Zakopane's Oldest Church
When work began on this church in 1847, Zakopane was really no more than a hamlet - an unknown place in the wilderness. St. Clement's was her first parish church, and until then, wayside shines were the most commonplace expressions of religous art. These were reputedly built by the outlaws who had settled in the region, as a penance for their sins.
St. Clement's began as a very modest enterprise, but it was enlarged in 1850-1, under the supervision of the first parish priest, Jozef Stolarczyk, a stout fellow, who was also a keen mountaineer. His was not the easiest of jobs, and matters that would have seemed scandalous in Cracow had to be taken with good grace in this little known den in the wilds.
'Canon Stolarczyk assumed his duties among a pagan flock,' recounted the artist, Wojciech Kossak. 'During the Mass, the gazda and juhas shepherds would come into church to light their pipes from the altar lamp in front of the Holy picture of Our Lady. They would have their hats on, as if they were entering an inn. But they did not mean to be disrespectful at all. Neither Kosciuszko nor prince Jozef Poniatowski, (whom they had never heard of), were among their national heroes - but instead the highwayman Janosik, who had been executed at Orawa castle.'
On one occasion, a local gorale politely asked whether he might marry two women, as he loved them both. The priest replied that perhaps he might marry one first, and see how he was getting on six months later. Time passed, and then one day the priest bumped into the highlander again. The reverend inquired as to whether the man still wanted to marry the second girl. 'Never' the gorale replied, 'one wife is enough for both me and my brother.'
The building itself is a wonderful place, rich in idiosyncracies and charm. Much of the interior was sculpted by a local, self-taught artist, named Wojciech Wawrzyncok. He created the striking altarpiece, as well as the two smaller ones that flank it on either side.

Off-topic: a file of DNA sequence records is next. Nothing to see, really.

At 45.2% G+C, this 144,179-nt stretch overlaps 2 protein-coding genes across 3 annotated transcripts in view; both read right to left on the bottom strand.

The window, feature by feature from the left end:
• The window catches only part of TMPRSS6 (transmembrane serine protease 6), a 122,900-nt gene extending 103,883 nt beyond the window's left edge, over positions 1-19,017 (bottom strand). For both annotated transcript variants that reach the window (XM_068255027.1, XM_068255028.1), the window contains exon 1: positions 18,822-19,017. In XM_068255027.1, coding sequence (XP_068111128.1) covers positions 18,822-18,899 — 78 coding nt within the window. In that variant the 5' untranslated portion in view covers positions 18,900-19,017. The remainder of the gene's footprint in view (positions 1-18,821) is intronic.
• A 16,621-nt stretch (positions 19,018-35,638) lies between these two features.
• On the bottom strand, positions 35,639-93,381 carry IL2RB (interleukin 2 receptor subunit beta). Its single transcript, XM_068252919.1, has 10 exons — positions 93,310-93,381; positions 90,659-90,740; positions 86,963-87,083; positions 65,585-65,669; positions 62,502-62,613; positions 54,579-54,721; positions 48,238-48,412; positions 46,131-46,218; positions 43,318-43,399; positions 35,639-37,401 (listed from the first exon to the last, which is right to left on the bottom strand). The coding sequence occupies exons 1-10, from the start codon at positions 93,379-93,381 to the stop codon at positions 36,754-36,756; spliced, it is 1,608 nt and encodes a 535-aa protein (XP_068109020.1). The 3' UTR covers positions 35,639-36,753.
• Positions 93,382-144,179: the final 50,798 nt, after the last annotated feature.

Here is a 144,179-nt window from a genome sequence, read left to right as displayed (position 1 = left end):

A great deal of the church may have been created by home-grown talent, yet the harmony of its design is faultless. The sense of focus is perfect, with a flowing rhythm that sweeps down the church to the altar-piece, the fountain of God's grace. Even the design of the benchs accentuates this movement, as does the rippling symmetry of the three classically inspired altar-pieces.
Skill can also be found in the details. There is a fine collection of small paintings on glass, which are typical of the region. These represent the twelve stations of the cross, and are painted in a child-like, dreamy way. Blues, oranges and whites dominate, with angels rendered like butterflys.
Another typical foible of the Highland churches are clocks, and there is an elegant old wooden one from the turn of the century on the western wall. It's calm ticking noise creates a very pleasant ambiance.
Outside, and inextricable from the experience of the church itself, is the unique Old Graveyard. This is a very special place and notably undepressing.
Visiting Zakopane next week with our church. My grandmother, Agatha Gawlak Nozynski, was baptized in St. Clement's. Anxiously awaiting our visit to the church and graveyard. Hoping to find my great-parents burial sites. .Reply
I got married there on July 11,1964.Most beatiful and peacefull church.Reply
Looks lovely. I love wooden churches. Not so many in my part of the States!Reply